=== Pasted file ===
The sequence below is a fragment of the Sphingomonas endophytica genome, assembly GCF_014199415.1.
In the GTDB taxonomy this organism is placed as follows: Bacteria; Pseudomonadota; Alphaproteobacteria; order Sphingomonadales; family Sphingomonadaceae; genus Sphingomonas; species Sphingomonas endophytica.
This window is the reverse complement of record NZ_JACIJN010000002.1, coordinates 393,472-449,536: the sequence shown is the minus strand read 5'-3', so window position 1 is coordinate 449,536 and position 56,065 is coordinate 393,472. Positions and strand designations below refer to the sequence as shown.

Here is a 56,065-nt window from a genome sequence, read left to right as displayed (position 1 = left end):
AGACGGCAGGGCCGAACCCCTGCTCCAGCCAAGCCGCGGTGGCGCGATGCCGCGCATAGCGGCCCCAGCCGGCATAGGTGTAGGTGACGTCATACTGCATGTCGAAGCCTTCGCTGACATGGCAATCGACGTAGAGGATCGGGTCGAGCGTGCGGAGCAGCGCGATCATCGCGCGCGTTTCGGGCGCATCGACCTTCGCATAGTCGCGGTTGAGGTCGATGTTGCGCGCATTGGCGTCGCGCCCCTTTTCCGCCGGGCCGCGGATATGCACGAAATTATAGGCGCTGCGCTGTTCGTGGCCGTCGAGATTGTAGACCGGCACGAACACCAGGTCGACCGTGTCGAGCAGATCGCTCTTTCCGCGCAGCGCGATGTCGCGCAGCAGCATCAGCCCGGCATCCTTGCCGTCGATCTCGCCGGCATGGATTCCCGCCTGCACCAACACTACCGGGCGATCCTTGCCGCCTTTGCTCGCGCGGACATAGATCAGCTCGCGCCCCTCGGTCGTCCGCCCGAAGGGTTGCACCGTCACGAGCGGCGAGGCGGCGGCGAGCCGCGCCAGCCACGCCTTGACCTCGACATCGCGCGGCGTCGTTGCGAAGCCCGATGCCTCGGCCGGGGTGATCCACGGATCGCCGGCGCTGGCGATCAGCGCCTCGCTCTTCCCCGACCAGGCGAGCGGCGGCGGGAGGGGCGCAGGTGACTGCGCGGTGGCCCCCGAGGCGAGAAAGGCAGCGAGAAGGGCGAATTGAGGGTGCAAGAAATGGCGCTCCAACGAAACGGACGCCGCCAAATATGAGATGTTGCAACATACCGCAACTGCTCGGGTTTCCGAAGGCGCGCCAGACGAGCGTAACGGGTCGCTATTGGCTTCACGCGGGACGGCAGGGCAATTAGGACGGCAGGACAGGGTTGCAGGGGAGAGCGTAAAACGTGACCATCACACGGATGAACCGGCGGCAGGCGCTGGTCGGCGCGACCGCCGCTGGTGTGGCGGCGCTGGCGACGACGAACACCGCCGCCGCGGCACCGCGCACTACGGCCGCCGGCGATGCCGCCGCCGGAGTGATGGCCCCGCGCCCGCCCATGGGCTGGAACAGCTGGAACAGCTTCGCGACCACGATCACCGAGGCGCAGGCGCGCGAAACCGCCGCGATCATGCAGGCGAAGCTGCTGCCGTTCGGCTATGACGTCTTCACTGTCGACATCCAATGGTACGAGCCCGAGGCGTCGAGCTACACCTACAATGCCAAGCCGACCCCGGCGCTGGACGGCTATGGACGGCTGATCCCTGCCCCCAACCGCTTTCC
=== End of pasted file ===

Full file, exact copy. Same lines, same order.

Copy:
The sequence below is a fragment of the Sphingomonas endophytica genome, assembly GCF_014199415.1.
In the GTDB taxonomy this organism is placed as follows: Bacteria; Pseudomonadota; Alphaproteobacteria; order Sphingomonadales; family Sphingomonadaceae; genus Sphingomonas; species Sphingomonas endophytica.
This window is the reverse complement of record NZ_JACIJN010000002.1, coordinates 393,472-449,536: the sequence shown is the minus strand read 5'-3', so window position 1 is coordinate 449,536 and position 56,065 is coordinate 393,472. Positions and strand designations below refer to the sequence as shown.

Here is a 56,065-nt window from a genome sequence, read left to right as displayed (position 1 = left end):
AGACGGCAGGGCCGAACCCCTGCTCCAGCCAAGCCGCGGTGGCGCGATGCCGCGCATAGCGGCCCCAGCCGGCATAGGTGTAGGTGACGTCATACTGCATGTCGAAGCCTTCGCTGACATGGCAATCGACGTAGAGGATCGGGTCGAGCGTGCGGAGCAGCGCGATCATCGCGCGCGTTTCGGGCGCATCGACCTTCGCATAGTCGCGGTTGAGGTCGATGTTGCGCGCATTGGCGTCGCGCCCCTTTTCCGCCGGGCCGCGGATATGCACGAAATTATAGGCGCTGCGCTGTTCGTGGCCGTCGAGATTGTAGACCGGCACGAACACCAGGTCGACCGTGTCGAGCAGATCGCTCTTTCCGCGCAGCGCGATGTCGCGCAGCAGCATCAGCCCGGCATCCTTGCCGTCGATCTCGCCGGCATGGATTCCCGCCTGCACCAACACTACCGGGCGATCCTTGCCGCCTTTGCTCGCGCGGACATAGATCAGCTCGCGCCCCTCGGTCGTCCGCCCGAAGGGTTGCACCGTCACGAGCGGCGAGGCGGCGGCGAGCCGCGCCAGCCACGCCTTGACCTCGACATCGCGCGGCGTCGTTGCGAAGCCCGATGCCTCGGCCGGGGTGATCCACGGATCGCCGGCGCTGGCGATCAGCGCCTCGCTCTTCCCCGACCAGGCGAGCGGCGGCGGGAGGGGCGCAGGTGACTGCGCGGTGGCCCCCGAGGCGAGAAAGGCAGCGAGAAGGGCGAATTGAGGGTGCAAGAAATGGCGCTCCAACGAAACGGACGCCGCCAAATATGAGATGTTGCAACATACCGCAACTGCTCGGGTTTCCGAAGGCGCGCCAGACGAGCGTAACGGGTCGCTATTGGCTTCACGCGGGACGGCAGGGCAATTAGGACGGCAGGACAGGGTTGCAGGGGAGAGCGTAAAACGTGACCATCACACGGATGAACCGGCGGCAGGCGCTGGTCGGCGCGACCGCCGCTGGTGTGGCGGCGCTGGCGACGACGAACACCGCCGCCGCGGCACCGCGCACTACGGCCGCCGGCGATGCCGCCGCCGGAGTGATGGCCCCGCGCCCGCCCATGGGCTGGAACAGCTGGAACAGCTTCGCGACCACGATCACCGAGGCGCAGGCGCGCGAAACCGCCGCGATCATGCAGGCGAAGCTGCTGCCGTTCGGCTATGACGTCTTCACTGTCGACATCCAATGGTACGAGCCCGAGGCGTCGAGCTACACCTACAATGCCAAGCCGACCCCGGCGCTGGACGGCTATGGACGGCTGATCCCTGCCCCCAACCGCTTTCC